Surprise employment numbers fails to excite the market. Is this giving us valuable insight into the market’s biases and disposition?
Interesting price action this morning as the market shrugged off a far better than expected employment report. It is noteworthy when the market fails to respond to positive news and can be a red flag signaling near-term weakness. If good news can’t lift the market, what will bad news do?
We opened above the 50dma, but fell back under this psychological level within the first hour of trade. Failing to hold this level for the second time in just over a week is not encouraging.
The market popped at the open, but quickly fizzled. The gap was quite modest and short-lived, so it doesn’t count as a short-squeeze because it never put much pressure on shorts. Most likely early gains were people rushing out to buy the headline and follow-on buying never materialized. The early rally could be a victim of lack of buying rather than hit by a wave of selling.
People are tearing apart the employment report looking for reasons to doubt the headline number, but that is their cynical bias showing through. They don’t want to buy this market and are looking for an excuse to ignore an otherwise positive result. Remember, news doesn’t move markets, people’s reaction to the news does. This is a subtle, but important distinction. No piece of news is 100% positive or 100% negative. There are always nuances to every story and depending on the mood of the market, it can grab on to either side. With today’s employment report it would be extremely easy for traders to focus on to the headline number and run with it. But it takes a bullish bias to ignore the negative aspects of part-time work and discouraged job hunters leaving the labor force. We fell on the other side where the market ignored the headline and sold off due to the negative nuggets contained in the report. This shows a bearish bias toward the news as traders fretted over details buried in the story.
The employment report is now in the rearview mirror and the market’s attention has already shifted to the next thing. But we can use this result to gauge the market’s sentiment going forward. Today’s early price action shows a lot of bearish cynicism and could set the tone for the coming weeks. If good news cannot lift the market what will?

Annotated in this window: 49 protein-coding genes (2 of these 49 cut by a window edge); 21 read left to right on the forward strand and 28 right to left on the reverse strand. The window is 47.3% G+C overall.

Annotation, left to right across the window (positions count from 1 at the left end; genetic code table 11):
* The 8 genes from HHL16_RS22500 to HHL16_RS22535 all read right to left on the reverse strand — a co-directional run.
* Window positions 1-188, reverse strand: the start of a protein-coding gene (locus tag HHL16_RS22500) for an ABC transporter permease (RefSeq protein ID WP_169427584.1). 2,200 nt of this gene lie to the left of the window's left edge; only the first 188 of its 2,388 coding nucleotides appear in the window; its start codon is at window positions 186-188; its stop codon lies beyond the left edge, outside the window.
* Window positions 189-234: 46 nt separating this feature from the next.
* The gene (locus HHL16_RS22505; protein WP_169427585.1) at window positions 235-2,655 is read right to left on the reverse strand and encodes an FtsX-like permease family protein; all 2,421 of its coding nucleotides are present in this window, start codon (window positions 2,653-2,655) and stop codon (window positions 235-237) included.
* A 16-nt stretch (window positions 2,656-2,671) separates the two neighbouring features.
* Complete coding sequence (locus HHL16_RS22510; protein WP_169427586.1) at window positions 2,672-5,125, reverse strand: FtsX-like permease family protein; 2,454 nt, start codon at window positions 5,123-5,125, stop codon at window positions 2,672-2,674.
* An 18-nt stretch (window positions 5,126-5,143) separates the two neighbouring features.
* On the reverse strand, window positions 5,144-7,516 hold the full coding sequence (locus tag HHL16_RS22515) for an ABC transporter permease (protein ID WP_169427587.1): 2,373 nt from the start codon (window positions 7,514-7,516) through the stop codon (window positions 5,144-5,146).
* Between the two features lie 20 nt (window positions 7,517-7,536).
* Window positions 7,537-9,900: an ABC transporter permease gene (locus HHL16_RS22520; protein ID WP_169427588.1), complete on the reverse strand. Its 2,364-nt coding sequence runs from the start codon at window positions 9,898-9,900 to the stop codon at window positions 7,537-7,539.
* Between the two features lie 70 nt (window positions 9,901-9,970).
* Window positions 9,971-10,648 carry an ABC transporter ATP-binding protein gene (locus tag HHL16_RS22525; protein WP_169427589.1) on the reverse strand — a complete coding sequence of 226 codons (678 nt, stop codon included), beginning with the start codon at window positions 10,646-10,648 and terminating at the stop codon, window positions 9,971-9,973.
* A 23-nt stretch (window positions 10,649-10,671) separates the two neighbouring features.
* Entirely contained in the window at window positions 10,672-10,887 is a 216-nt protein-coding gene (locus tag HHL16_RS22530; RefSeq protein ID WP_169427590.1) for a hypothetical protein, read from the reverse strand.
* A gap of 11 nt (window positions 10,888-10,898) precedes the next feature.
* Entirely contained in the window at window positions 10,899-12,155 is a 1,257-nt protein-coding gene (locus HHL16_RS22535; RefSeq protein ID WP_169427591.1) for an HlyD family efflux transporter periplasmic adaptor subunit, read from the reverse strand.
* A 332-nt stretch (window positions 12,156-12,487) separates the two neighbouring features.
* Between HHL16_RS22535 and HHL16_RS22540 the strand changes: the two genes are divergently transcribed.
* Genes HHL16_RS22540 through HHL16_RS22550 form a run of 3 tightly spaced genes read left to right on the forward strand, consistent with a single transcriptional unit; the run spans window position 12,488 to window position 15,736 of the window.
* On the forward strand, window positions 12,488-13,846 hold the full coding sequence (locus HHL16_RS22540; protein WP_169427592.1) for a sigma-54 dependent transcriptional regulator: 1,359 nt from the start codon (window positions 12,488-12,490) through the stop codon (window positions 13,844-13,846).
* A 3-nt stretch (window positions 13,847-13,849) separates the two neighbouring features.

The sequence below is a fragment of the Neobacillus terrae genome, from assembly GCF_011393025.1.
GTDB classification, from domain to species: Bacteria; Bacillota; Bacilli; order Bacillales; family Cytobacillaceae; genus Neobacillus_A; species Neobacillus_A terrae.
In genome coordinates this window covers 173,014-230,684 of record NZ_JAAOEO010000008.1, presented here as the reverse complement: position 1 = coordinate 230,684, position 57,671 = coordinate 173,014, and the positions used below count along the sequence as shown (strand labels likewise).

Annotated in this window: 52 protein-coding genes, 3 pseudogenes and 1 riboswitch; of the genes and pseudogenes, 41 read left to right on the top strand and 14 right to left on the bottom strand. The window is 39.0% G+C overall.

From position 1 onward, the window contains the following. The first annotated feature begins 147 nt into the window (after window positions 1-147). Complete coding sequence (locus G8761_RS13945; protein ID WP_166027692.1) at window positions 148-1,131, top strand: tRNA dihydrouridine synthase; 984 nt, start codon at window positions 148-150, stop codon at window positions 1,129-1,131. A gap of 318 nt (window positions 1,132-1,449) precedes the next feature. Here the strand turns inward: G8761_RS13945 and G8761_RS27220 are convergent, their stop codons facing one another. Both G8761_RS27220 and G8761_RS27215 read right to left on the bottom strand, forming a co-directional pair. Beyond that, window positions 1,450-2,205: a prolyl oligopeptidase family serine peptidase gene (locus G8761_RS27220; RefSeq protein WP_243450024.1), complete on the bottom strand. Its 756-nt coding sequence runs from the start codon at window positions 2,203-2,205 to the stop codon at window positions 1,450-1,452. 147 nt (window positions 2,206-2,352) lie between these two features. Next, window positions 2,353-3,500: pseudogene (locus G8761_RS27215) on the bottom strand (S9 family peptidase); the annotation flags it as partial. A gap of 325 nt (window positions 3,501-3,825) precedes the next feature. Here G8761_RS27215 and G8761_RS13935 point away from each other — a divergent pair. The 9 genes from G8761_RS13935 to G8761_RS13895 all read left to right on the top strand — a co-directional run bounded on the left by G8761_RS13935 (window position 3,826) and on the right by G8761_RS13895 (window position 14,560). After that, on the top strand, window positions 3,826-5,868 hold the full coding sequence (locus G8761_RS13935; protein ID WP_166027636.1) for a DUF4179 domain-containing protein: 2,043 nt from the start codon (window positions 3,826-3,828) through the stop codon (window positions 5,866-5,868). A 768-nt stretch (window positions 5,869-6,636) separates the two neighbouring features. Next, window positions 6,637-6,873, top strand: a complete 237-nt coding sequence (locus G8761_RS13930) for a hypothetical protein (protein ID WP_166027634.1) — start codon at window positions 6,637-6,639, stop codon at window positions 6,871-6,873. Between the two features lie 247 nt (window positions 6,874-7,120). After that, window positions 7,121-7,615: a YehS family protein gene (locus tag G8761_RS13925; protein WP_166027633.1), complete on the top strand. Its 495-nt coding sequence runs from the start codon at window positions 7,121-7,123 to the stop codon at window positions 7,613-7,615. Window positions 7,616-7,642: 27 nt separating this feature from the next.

The unexpected surprise from the employment report didn’t produce the bounce it could have. That is a very ominous warning. Of course we need to watch how the market trades through the rest of the day. Cynics could have taken hold early on but might lose control this afternoon. This is a volatile market and often the initial reaction to a major story has been wrong. Which will turn out to be the head fake, this morning’s pop, or the subsequent selloff? One of them is wrong but it is too early to say. In recent history, the wrong move corrected within hours. Will we see the same here? How the day closes will give us more information. A weak close could be bad news for the markets as we get closer to the Fiscal Cliff. A strong close will show traders are already looking ahead and less worried about what is in front of us.
AAPL is giving back some of yesterday’s big pop, but still well above yesterday’s lows. This is turning into a highly emotional stock as it whips around. Every moment of relief has been followed by another bout of terror. And this isn’t a one way story, both bulls and bears are getting shredded by this volatility. This has become a great swing trading story where you sell the rallies and buy the dips. It will probably keep this up for some time to come as the stock turns over its core ownership base from complacent speculators to steadfast value investors. Unlike spectacular breakdowns in NFLX and GMCR, AAPL has the fundamentals to back up its valuation. Heck it is undervalued as compared to the broad market given its dividend and growth. This is one of the most successful companies in the world and it is trading at a legacy company valuation. But that doesn’t mean prices can’t continue to decline as emotion overtakes reason.
Jani Ziedins (pronounced Ya-nee) is a full-time investor and writer who has successfully traded stocks and options for more than a decade. He earned a B.S. in Mechanical Engineering from the Colorado School of Mines and an MBA and M.S. Marketing from the University of Colorado Denver. His prior professional experience includes manufacturing engineering at Fortune 500 companies, structural engineering, small business consultant, collegiate instructor, and managing investment real estate. He is now fortunate enough to trade full-time from home, affording him the luxury of spending extra time with his wife and two young children.